BBB Tips for Planning a Cruise

With images of the crippled Carnival Triumph cruise ship splashing about, you may be re-thinking a vacation at sea.

Protect Yourself from Potential Problems When Planning an Ocean Getaway

With images of the crippled Carnival Triumph splashed about, you may be re-thinking a vacation at sea.  Yet, while it's impossible to foresee extreme weather conditions or make allowances for mechanical failures, there are things travelers can do to improve the odds of a care-free cruise.

According to Cruise Market Watch's 2013 Cruise Trends Forecast released in late November, the industry was estimated to crest at $36.2 billion - a 4.8% increase over 2012.  One of the top two lines, Carnival Corporation, not only garnished the lion's share of the market, it has been headlining the news since the Triumph disaster began off the coast of Mexico on February 10.

Connecticut Better Business Bureau has some tips if you are considering heading to sea for some rest and relaxation:

Research the cruise line. Like most things, there are high-end and budget-friendly lines. Make sure you compare apples-to-apples, including amenities, dining options, ports and not just price.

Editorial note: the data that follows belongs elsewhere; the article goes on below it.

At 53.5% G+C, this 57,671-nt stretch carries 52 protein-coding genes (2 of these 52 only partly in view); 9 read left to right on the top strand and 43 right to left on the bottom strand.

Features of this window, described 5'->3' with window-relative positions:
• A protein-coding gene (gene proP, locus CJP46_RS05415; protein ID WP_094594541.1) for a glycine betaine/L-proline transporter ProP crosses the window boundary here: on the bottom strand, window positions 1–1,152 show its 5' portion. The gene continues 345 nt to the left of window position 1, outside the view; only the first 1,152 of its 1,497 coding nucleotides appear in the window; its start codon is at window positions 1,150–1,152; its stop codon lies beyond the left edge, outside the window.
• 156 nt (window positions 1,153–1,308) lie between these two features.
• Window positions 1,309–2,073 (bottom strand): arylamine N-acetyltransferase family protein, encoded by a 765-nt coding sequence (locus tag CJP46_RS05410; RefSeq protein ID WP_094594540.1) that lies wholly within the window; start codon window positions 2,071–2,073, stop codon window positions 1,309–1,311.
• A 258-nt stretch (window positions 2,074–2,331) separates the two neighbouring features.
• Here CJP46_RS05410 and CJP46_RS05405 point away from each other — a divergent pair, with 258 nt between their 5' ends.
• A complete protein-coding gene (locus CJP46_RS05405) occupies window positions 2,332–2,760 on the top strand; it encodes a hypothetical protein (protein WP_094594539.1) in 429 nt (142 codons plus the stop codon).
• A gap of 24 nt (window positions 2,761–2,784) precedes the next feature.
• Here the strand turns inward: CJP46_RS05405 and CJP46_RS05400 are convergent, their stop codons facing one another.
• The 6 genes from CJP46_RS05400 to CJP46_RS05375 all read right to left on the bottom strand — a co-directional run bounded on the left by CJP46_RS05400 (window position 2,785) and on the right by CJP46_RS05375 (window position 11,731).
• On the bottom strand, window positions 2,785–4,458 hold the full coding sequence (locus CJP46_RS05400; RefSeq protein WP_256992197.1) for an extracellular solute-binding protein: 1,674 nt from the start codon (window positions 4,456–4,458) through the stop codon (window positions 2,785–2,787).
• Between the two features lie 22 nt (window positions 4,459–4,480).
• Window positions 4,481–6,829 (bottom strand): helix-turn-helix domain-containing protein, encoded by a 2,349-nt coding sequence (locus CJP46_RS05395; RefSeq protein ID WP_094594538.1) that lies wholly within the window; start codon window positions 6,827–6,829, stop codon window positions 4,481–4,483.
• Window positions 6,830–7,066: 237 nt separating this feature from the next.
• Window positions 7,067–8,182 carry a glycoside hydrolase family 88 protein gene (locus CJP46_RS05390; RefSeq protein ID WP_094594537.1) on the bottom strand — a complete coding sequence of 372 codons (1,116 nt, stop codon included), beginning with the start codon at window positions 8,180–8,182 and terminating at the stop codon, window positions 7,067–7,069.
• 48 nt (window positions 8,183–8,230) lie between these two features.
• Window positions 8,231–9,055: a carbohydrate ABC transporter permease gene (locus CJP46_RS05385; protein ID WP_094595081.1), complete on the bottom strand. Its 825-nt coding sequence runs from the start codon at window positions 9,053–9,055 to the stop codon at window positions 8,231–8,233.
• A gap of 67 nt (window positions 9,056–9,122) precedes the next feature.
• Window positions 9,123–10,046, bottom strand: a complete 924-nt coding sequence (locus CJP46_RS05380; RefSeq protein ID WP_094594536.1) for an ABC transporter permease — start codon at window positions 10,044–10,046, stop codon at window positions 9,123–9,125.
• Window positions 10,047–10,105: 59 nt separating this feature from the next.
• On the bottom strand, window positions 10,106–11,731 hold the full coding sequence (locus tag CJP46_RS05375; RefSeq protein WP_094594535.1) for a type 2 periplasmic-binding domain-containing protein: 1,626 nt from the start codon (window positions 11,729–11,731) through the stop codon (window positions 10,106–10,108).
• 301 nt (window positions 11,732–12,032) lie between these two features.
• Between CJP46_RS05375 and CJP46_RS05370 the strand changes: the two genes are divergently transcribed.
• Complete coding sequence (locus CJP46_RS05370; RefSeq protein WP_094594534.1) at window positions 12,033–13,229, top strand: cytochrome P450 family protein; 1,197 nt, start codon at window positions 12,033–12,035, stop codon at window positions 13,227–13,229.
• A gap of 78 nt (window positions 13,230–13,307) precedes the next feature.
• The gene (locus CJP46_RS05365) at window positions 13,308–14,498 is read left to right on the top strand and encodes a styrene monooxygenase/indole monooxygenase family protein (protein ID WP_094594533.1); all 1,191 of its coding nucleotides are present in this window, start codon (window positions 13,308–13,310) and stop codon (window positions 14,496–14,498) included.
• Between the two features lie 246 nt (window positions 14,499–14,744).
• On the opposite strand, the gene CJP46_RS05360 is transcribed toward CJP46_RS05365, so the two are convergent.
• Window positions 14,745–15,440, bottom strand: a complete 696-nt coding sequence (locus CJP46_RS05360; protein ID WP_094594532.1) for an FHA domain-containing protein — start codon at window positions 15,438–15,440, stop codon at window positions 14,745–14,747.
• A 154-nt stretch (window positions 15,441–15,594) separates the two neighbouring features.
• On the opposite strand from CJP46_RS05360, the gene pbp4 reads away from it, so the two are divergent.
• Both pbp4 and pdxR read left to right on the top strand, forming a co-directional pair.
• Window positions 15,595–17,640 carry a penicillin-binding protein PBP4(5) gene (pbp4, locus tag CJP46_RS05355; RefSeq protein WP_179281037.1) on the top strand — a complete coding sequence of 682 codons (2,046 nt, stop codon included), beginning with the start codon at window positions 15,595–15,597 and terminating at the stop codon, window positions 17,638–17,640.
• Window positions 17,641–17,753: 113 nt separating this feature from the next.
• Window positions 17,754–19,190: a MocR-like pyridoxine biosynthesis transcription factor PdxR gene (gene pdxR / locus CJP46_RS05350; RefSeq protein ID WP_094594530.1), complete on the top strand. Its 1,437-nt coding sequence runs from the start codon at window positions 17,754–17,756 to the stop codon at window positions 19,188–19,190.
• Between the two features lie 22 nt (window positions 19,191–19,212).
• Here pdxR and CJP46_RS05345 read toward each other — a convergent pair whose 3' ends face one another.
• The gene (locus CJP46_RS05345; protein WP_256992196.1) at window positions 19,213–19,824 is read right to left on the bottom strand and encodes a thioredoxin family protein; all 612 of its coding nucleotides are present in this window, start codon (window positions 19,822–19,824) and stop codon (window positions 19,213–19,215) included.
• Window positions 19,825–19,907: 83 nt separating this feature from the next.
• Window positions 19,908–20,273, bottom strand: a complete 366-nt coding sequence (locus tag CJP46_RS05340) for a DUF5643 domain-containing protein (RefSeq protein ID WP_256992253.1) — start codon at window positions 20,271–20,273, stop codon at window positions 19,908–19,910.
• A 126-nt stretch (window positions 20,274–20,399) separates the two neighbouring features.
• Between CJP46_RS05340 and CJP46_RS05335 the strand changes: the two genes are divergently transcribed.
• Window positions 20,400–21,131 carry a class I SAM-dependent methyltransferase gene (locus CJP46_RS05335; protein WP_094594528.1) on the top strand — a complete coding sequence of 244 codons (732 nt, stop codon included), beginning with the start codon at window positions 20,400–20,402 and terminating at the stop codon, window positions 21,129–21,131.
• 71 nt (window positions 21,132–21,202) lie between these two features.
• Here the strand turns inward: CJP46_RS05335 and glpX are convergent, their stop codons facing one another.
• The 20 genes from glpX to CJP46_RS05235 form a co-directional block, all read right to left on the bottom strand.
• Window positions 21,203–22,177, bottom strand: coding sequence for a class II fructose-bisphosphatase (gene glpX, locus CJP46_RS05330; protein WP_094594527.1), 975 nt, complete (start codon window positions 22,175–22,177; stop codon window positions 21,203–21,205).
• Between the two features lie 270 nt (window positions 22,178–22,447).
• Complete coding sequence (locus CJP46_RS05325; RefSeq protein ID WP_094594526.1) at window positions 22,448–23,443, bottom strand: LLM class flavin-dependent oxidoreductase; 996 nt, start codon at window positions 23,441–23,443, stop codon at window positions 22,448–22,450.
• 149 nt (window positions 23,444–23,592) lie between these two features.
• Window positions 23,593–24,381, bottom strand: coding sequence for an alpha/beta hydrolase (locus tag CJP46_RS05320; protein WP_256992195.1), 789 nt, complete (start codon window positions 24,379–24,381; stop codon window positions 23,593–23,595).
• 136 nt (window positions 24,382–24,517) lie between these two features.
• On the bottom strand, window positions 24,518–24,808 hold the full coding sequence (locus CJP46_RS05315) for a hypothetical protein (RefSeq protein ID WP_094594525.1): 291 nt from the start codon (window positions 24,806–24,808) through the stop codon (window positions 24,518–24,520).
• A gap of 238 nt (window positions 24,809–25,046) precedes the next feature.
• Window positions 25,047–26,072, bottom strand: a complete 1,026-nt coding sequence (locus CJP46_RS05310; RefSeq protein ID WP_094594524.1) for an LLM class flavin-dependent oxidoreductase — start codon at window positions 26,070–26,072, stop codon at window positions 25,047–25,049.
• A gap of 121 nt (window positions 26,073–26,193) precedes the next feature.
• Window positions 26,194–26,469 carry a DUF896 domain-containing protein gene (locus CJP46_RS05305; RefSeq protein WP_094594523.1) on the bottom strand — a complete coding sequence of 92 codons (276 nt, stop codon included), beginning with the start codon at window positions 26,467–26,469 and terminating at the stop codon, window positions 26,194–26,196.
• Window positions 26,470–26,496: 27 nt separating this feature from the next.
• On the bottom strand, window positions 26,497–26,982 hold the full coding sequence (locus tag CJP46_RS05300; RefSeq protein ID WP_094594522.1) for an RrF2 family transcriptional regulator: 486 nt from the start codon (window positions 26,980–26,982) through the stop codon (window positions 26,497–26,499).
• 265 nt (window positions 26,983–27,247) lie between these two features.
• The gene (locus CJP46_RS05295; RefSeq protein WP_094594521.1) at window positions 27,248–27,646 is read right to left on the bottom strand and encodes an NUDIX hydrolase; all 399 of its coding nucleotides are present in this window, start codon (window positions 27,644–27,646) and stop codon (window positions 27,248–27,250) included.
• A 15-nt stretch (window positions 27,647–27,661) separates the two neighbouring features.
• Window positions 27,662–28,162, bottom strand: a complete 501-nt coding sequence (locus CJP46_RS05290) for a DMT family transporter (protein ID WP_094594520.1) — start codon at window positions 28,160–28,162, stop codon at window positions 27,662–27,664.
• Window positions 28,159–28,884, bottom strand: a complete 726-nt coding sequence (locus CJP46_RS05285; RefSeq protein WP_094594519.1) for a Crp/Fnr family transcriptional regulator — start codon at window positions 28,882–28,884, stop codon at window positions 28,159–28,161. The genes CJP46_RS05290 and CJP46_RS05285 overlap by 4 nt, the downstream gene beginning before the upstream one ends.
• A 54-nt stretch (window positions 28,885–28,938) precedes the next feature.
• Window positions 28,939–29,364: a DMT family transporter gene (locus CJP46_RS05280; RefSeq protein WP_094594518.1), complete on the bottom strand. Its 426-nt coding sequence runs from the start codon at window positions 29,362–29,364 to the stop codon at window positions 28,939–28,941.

Inquire about the ship's history. When was it first entered into service? When was the last dry dock? How long was the last dry dock?  A dry dock for a couple of weeks may be long enough to allow for paint and some sprucing up, but a longer period is necessary for major renovations.  Considering the cost and time it takes to build a new ship, ships are being kept in service for decades. Some ships are even renamed to make them sound new.  Carnival's "Destiny," launched in 1996 is going through an overhaul right now and will emerge as "Sunshine."

Check your itinerary and ports of call for travel/safety alerts. Before you put your money down, be sure to get the latest information on your destinations.  The U.S. Department of State has some great information for travelers at http://travel.state.gov.  In addition to travel warnings, the website offers the free Smart Traveler Enrollment Program as a way to keep you advised about specific warnings that may arise after you've made your plans.

Consider travel insurance.  There are circumstances that could force you to cancel your trip, return home early or require you to seek emergency medical treatment while traveling.  Before you purchase coverage, check your homeowner’s or medical insurance policies to avoid any overlapping.  Here are a few things you should know before you purchase a plan:

  • Trip Cancellation/Interruption - If your plans suddenly change and you have to cancel or end your trip early, TCI will reimburse you for reasons on the policy, such as injury, sickness, the death of a family member, business partner or traveling companion.  Watch for exclusions about pre-existing medical conditions.
  • Emergency Medical Evacuation - If you are going on an adventure vacation or to an area that is far from modern medical facilities, you may want to give this some thought.